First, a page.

Cellular telephones and cancer

:: Cellular telephones and cancer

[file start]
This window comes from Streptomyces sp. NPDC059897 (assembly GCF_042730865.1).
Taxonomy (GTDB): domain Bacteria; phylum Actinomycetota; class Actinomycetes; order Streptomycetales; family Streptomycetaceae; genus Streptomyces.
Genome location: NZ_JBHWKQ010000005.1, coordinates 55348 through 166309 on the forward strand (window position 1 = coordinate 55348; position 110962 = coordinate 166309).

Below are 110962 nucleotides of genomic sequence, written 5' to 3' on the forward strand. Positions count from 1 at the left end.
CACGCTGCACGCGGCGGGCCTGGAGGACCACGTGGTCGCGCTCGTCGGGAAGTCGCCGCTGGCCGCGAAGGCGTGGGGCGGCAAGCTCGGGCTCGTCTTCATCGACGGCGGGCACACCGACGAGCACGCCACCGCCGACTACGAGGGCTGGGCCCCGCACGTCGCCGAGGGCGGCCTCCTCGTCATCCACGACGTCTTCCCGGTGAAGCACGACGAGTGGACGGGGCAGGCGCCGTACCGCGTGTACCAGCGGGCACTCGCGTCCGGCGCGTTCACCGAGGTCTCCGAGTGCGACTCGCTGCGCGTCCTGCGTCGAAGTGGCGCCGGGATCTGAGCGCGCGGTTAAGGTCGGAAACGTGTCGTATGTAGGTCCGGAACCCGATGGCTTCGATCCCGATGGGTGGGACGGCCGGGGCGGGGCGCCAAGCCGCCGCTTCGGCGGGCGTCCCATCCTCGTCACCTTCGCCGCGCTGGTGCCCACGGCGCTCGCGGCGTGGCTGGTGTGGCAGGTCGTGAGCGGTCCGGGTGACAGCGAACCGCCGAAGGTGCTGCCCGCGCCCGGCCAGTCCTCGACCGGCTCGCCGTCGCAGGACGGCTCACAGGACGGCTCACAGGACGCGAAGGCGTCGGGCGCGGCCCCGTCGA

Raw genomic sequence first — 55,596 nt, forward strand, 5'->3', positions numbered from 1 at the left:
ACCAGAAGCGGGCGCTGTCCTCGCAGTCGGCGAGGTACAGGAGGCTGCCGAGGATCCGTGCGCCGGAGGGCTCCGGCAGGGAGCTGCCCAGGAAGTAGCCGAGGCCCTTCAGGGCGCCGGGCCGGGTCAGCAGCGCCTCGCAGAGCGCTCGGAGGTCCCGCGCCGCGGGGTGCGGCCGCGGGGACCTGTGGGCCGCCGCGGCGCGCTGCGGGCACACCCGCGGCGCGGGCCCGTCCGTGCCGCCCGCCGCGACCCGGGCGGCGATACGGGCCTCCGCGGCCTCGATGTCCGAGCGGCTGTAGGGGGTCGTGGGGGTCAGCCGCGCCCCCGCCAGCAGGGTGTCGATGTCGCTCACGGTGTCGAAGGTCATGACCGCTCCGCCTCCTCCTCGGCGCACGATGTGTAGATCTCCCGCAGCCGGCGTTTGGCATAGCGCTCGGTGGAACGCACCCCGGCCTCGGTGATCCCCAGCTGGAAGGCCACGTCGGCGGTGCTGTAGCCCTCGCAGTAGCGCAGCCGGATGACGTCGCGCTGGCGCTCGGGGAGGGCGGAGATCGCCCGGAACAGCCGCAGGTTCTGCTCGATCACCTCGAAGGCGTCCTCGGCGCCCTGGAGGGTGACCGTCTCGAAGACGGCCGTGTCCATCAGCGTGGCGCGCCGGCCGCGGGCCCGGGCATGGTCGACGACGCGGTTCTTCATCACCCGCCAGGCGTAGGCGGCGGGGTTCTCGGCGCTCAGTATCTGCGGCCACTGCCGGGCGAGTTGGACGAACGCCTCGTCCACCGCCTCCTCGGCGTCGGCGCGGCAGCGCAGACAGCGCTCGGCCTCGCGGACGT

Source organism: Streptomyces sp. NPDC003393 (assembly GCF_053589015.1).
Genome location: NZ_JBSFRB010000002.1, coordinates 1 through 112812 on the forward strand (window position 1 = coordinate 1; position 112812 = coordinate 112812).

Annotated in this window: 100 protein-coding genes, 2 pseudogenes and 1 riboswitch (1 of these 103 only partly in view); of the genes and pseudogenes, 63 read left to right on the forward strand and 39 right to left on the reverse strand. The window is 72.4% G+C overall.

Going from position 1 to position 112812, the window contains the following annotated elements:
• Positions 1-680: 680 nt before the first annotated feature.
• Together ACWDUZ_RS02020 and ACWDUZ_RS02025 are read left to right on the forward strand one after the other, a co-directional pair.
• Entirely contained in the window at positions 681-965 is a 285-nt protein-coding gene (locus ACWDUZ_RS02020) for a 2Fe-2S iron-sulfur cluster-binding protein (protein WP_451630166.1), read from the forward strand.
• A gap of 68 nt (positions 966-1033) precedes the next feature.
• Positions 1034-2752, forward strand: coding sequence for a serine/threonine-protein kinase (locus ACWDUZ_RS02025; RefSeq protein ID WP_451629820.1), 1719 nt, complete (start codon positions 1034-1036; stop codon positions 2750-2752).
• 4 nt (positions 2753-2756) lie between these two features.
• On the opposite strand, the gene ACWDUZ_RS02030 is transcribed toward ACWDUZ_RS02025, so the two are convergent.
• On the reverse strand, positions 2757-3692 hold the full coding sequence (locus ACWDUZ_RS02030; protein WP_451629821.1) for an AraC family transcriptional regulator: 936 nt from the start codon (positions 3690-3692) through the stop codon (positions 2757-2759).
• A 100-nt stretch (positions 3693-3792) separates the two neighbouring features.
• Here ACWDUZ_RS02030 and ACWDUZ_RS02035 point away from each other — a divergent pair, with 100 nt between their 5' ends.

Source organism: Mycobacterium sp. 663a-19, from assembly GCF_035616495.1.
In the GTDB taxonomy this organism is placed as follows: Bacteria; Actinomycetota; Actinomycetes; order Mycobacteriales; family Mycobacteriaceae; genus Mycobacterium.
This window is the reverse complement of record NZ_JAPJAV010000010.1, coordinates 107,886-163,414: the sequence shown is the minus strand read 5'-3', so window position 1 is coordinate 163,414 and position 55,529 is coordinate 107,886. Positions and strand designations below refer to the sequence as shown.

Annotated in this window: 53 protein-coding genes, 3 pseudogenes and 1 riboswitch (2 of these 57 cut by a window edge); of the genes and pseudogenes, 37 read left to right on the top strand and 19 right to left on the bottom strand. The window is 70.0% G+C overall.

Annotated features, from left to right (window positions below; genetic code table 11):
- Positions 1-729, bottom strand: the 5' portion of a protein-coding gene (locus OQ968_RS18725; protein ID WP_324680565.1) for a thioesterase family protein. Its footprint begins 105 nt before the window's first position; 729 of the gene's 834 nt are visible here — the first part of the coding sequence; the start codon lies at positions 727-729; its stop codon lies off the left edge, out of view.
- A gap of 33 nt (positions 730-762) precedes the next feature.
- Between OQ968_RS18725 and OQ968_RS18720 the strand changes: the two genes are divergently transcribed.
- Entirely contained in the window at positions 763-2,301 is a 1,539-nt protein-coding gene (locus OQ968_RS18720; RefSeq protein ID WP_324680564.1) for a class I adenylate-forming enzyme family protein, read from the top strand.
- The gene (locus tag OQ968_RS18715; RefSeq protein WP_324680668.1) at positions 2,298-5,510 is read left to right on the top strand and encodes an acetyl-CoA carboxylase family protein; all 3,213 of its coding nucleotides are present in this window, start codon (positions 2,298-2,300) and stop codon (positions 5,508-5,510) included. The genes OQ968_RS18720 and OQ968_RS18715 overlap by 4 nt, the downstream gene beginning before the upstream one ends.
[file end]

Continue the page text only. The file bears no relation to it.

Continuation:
The use of cellular phones and possible adverse health effects related to their use, attract much attention. Reports of brain tumour excesses occurring among phone users, case stories in the press and reports on thermal as well as magnetic effects on exposed tissue hypothesised to stimulate tumour growth, combined with the explosion in subscribers to cellular phones, raise public concern. The radiation from the cellular phones is characterised as non-ionising, alongside radar, microwave ovens and electrical wiring configuration. The radio frequency signals emitted from the devices range between 450 and 2200 MHz, i.e. in the microwave region of the electromagnetic spectrum. A comprehensive review of the epidemiological literature was recently carried out by Boice and McLaughlin [15] and published by the Swedish Radiation Protection Authority. They conclude, after a review of nine major studies (two cohort studies on cancer, three hospital based case–control studies, one incidence population based case–control study and two prevalence based case– control studies), that no significant association is present for brain tumours and use of cellular phones, irrespective of duration of use, type of phone (digital or analogue), tumour morphology or laterality. The follow-up, however, is short, and even if relative risks are unlikely to exceed 1.3 it is important to monitor this exposure to exclude the possibility of any long-term effects. On the other hand, no biological mechanism supports a causal relation and there is no evidence of adverse effects on laboratory animals.

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